So, on the question of abortion, I am to be labelled a conservative; on other matters, such as  the desirability of some form of state-sponsored  healthcare and social welfare, I daresay I am to be labelled a liberal. In different degrees, and with different mixes, that is true of most people. We hold a wide range of opinions, some of which may appear to others inconsistent but which to us make sense and are part of our outlook on life. A problem comes when this cheerful mix is overlaid with dark notions of populism and democracy run riot, and it becomes neither acceptable nor even possible to hold opinions different from the mainstream. That is the point at which genuine freedom is lost; but before then it dies a thousand deaths as it becomes more and more circumscribed by those who argue loudly for the current fashionable orthodoxy. To take one example, it seems to be slightly easier in the U.K. to wear a hijab in the workplace than it is a cross, yet both are, for their wearers, a sign of their religious adherence. We can see an erosion of freedom in the name of, well, what exactly? A vague, well-meaning attempt to secularise the workplace has become something quite different, a form of petty discrimination.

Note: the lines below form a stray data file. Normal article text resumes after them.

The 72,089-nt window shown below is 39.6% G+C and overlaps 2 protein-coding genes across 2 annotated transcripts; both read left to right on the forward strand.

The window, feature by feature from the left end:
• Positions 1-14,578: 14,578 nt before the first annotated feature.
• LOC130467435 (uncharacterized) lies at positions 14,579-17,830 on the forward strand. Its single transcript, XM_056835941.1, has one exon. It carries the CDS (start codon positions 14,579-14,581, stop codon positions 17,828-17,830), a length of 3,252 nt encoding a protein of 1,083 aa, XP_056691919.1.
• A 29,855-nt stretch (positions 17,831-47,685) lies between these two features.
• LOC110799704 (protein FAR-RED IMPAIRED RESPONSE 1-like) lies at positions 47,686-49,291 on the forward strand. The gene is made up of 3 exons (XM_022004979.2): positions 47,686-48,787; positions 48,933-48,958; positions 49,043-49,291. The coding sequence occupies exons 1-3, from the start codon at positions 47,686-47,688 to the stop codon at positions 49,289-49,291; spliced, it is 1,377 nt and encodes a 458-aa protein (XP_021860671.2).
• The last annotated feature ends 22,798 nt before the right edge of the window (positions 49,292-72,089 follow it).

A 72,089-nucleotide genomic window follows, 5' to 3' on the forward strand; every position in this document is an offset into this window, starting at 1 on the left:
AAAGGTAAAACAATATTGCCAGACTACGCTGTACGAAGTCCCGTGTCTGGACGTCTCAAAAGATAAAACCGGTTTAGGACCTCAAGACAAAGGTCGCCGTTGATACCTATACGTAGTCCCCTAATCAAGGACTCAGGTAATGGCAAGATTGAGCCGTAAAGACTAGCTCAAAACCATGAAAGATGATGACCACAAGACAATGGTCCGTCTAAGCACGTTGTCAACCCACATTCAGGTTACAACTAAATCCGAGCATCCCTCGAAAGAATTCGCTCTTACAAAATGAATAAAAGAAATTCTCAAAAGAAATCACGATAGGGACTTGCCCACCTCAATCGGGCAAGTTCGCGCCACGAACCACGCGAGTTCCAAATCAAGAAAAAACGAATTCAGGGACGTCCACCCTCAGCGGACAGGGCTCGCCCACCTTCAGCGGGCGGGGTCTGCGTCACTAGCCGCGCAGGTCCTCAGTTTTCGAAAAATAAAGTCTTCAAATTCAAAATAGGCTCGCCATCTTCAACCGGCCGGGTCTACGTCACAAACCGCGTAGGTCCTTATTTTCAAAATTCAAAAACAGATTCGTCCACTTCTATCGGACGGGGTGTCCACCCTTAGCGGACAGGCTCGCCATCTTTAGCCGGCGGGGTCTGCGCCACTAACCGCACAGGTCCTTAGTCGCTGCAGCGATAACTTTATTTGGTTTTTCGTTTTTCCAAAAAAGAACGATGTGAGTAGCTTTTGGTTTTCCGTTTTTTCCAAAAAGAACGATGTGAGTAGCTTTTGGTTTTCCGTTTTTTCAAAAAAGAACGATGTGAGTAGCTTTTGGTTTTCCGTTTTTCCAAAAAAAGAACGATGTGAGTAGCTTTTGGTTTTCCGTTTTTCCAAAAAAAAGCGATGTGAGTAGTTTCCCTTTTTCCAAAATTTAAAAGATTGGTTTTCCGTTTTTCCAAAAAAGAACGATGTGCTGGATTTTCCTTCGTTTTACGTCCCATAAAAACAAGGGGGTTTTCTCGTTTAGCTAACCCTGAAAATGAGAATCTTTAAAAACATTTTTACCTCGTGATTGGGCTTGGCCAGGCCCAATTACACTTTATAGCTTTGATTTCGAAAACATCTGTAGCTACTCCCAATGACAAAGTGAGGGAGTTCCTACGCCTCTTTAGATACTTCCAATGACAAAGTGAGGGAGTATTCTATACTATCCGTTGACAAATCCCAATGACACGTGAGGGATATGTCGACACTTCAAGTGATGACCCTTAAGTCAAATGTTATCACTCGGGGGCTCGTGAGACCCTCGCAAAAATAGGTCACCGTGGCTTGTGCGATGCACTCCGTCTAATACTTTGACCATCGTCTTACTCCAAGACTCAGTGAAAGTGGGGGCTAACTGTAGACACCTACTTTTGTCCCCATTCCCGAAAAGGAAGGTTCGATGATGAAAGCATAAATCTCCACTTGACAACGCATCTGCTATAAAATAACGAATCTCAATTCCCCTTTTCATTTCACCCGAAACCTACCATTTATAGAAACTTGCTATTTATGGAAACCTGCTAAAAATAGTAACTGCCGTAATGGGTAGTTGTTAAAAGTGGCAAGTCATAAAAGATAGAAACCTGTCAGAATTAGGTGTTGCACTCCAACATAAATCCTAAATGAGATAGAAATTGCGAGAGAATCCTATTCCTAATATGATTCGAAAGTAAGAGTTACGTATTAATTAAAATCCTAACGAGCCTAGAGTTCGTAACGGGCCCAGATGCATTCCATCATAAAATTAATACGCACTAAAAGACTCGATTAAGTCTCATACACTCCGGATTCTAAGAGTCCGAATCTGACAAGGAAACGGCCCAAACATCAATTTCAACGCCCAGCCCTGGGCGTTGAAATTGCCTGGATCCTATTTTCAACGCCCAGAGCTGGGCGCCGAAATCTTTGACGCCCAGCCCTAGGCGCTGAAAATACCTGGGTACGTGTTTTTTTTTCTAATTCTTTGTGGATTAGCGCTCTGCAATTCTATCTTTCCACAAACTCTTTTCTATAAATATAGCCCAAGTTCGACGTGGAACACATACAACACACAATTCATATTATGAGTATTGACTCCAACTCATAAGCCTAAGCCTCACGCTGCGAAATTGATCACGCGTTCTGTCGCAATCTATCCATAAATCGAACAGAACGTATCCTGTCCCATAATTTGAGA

A couple of BBC Newsnight presentations on Plato’s Republic as an explanation of the rise of Donald Trump as President of the U.S.A. have been going the rounds and provoked some interesting reactions (you can see the second here: https://www.youtube.com/watch?v=cnzo9qXLFUo). Their reading of the text is selective, but to anyone familar with it, the trajectory traced is perfectly legitimate. There is an inherent tendency in democracy to become more and more liberal and for freedoms to multiply, so that, in the end, we all do as we please and all differences or inequalities are done away with. However, as that does not lead to happiness, we look for a saviour, drawn from the elite but who makes great play of being hostile to it and in favour of ‘the little man’, who solves our problems for us by gradually taking away the very freedoms that led us to desire a saviour in the first place. This is populism in action: the kidnapping of democracy by democratic means. As an explanation of the rise of tyranny, it is seductive; and to anyone who has read the nightmare vision of society in Plato’s mature work, The Laws, the vision of The Republic is, at least in its earlier account of democracy, infinitely preferable. But it makes several assumptions many of us would question. For example, self-interest isn’t the only value we admit. Pace Mr Trump, most of us see ourselves as part of a bigger world than that defined by the nation state. We have global responsibilities, whether we like it or not, although we may disagree on what those responsibilities are.